Choose the best methodology that meets your organizational needs and manage your tasks easily.
Most of us are aware of the project management tool and its role in any organization. Every respective manager knows that it is crucial to select the proper methodology to make the job perfect. Also, the landscape of project management methodologies is a bit overwhelming. There is an abundant count of project methodologies if you have earned a formal project management certification to become the best project manager and looking to choose the right one.
Project methodologies often come with their own set of rules, principles, lists and acronyms. Let us know how to choose the right methodology for your project in detail.
According to the Project Management Institute - PMI, a project management methodology is defined as a system of techniques, practices, procedures, and tools, which are used in a disciplinary manner. These processes aim to assist the project managers in guiding the project and the essential steps that should be taken for the task completion.
Various methodologies have various strategies that aid in the issue management and they should arise in the delivery of the project.
The point of selecting the right or suitable methodology is to maximize the use of time and resources. In fact, there is no term indicating the right methodology. We should go with the one from the available and effective ones that match our project. As we said, projects differ as per the scope and requirements; the same theme applies to the methodology.
Besides this, let us look at the key considerations that can help you to choose a suitable methodology.
Identify what sort of budget that you fall into. And, in addition to this, consider the possible factors such as what if in case the budget is not sufficient and what action to be taken if that case arises?
Every project manager needs to estimate the required resource and the stakeholder count for the completion of a project. Check twice that your team is self-organizing and relatively compact.
What if the project should be moved completely to the other process? What should we do with the completed project? These are the few key points to consider during, before and after the project.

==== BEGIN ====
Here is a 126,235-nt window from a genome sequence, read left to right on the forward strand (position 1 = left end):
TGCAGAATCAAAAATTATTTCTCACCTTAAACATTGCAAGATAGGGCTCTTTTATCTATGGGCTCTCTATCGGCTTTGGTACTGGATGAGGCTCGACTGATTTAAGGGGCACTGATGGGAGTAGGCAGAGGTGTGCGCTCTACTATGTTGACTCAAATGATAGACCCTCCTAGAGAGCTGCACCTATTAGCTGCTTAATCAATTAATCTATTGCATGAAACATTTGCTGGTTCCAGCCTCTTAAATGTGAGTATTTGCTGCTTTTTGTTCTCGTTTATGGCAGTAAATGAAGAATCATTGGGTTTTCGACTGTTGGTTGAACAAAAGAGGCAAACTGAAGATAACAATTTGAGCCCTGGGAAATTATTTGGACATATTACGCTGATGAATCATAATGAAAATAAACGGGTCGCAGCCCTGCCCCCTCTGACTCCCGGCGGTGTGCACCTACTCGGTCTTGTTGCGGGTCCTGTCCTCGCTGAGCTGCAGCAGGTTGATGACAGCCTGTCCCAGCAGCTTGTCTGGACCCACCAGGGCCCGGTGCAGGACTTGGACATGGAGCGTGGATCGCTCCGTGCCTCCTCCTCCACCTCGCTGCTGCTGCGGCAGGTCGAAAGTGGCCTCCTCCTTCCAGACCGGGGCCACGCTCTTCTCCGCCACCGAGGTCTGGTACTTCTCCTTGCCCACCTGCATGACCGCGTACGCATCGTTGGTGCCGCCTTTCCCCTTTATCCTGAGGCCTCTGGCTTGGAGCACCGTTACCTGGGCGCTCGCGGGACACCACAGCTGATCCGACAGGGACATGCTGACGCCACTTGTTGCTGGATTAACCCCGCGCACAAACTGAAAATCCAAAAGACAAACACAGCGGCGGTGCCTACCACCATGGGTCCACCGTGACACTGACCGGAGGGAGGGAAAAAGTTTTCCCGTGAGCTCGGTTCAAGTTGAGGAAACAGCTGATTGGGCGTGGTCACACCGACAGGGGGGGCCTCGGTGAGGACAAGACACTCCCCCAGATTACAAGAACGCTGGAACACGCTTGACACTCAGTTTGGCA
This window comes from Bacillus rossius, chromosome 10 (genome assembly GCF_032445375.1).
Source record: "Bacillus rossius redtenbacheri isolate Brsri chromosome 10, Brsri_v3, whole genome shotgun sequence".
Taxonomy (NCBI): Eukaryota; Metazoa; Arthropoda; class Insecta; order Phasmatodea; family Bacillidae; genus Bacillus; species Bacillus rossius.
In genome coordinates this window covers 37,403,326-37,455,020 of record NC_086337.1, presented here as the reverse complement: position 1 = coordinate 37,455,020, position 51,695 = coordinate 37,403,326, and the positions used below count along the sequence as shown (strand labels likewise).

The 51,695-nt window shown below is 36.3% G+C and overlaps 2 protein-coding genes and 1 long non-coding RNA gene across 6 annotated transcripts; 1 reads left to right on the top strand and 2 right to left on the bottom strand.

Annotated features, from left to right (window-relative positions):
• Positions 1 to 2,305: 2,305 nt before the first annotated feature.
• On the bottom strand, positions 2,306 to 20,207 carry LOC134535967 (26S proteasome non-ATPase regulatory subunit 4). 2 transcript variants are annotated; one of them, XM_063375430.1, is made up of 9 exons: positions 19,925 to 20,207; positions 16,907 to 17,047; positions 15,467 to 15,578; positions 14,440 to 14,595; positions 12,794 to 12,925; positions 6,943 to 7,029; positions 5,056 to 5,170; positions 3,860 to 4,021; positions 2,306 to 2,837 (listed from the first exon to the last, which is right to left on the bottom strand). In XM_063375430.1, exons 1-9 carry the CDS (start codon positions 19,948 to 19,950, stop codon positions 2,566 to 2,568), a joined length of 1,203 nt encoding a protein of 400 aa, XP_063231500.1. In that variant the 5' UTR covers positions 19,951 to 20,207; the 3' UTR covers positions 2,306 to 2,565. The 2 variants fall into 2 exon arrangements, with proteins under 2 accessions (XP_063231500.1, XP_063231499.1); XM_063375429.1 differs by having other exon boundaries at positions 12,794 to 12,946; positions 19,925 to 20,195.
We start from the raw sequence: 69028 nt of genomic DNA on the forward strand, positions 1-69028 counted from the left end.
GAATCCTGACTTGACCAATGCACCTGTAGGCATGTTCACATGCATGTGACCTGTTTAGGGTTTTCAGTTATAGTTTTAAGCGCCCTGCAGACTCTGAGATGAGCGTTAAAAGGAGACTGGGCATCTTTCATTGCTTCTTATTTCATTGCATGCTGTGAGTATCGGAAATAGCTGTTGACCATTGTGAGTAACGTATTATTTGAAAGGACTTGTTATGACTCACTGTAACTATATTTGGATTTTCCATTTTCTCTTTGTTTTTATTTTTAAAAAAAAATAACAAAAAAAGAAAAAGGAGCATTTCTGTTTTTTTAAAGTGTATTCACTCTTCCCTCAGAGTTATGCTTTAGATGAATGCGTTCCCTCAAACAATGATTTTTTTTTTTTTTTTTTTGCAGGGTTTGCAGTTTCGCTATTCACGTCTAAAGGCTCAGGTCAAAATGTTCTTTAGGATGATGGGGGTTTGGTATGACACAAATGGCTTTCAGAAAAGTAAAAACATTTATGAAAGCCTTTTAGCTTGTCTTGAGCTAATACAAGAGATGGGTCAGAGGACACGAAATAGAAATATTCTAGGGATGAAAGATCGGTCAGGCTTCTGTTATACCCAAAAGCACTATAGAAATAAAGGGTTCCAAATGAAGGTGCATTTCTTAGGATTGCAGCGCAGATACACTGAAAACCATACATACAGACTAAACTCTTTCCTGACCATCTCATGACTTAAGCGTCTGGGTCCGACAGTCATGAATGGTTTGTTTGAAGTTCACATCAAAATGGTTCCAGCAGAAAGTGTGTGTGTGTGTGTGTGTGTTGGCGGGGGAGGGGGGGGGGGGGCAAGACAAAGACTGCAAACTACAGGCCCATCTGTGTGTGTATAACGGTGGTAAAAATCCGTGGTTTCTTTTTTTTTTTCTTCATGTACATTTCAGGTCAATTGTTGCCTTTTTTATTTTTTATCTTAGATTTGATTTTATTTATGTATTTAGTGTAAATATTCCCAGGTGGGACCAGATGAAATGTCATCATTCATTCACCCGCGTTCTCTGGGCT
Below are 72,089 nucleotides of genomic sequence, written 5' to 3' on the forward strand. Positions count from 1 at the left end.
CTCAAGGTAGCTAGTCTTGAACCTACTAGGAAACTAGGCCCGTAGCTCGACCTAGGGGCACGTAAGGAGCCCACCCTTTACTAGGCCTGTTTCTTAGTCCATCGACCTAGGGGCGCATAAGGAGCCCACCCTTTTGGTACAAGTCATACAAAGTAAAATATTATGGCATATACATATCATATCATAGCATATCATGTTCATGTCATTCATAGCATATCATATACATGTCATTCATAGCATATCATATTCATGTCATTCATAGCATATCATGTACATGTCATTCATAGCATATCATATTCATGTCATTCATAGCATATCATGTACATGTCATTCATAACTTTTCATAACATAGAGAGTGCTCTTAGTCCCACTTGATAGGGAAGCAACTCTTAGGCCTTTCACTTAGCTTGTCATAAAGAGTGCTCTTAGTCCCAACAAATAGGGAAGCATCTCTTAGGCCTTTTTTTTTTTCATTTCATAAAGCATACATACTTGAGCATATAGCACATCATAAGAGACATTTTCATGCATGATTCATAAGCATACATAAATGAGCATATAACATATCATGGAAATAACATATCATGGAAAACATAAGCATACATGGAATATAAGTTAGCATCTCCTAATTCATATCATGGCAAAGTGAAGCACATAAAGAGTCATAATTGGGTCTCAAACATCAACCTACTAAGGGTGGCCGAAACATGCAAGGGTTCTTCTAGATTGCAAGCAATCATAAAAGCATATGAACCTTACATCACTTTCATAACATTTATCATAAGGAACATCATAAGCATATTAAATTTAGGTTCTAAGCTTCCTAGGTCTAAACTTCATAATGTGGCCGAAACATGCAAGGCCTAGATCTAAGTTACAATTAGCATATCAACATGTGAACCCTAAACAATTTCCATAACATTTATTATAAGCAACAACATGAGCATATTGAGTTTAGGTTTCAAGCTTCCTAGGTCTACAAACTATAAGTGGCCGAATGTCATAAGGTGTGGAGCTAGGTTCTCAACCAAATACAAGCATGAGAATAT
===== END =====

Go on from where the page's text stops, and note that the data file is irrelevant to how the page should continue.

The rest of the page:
At times, situation might come up that you need to take some risks on your project. They may include: Can we implement the very new tool or feature that was released very recently in the market.
How much time does it take to deliver the overview? Do we need a quick turnaround time? Does it take much longer than expected to get the desired result, no matter how long it takes?
How to and how far can we involve the stakeholders in our project?
As we discussed already, there are many project methodologies to look into. Let us look at a few of them that help to scale up your project.
Agile is the more recognizable project management methodologies. It is best suited for projects with the type of incremental and iterative. This is a process type where the demands and their respective solutions evolve through the collaborative effort of self-organizing and cross-functional teams, including their customers.
It was created actually for software development and was established as a response to the inadequacies contained in the Waterfall method, which did not meet the demands of the highly competitive and constant movement of the software industry.
Agile project management stems from the principles and values of the Agile Manifesto. The purpose of this model is to uncover better ways of developing software by providing a clear and measurable structure that fosters team collaboration, iterative development and change recognition.
This model is suitable for projects, which need flexibility and has uncertainty and complexity levels. For example, the product/service, which has not been built by the team.
The waterfall is also a traditional project management methodology. It is a linear and sequential design model, where the progress flows from upwards to downwards (same as a waterfall). This model originated in the construction and manufacturing industries. It lacks flexibility in the initial stages of the design changes in the development process because it is becoming more expensive in an exuberant manner because of its structured physical environment.
This model is comprised of the phases: System and software requirements Analysis Design Coding Testing Operations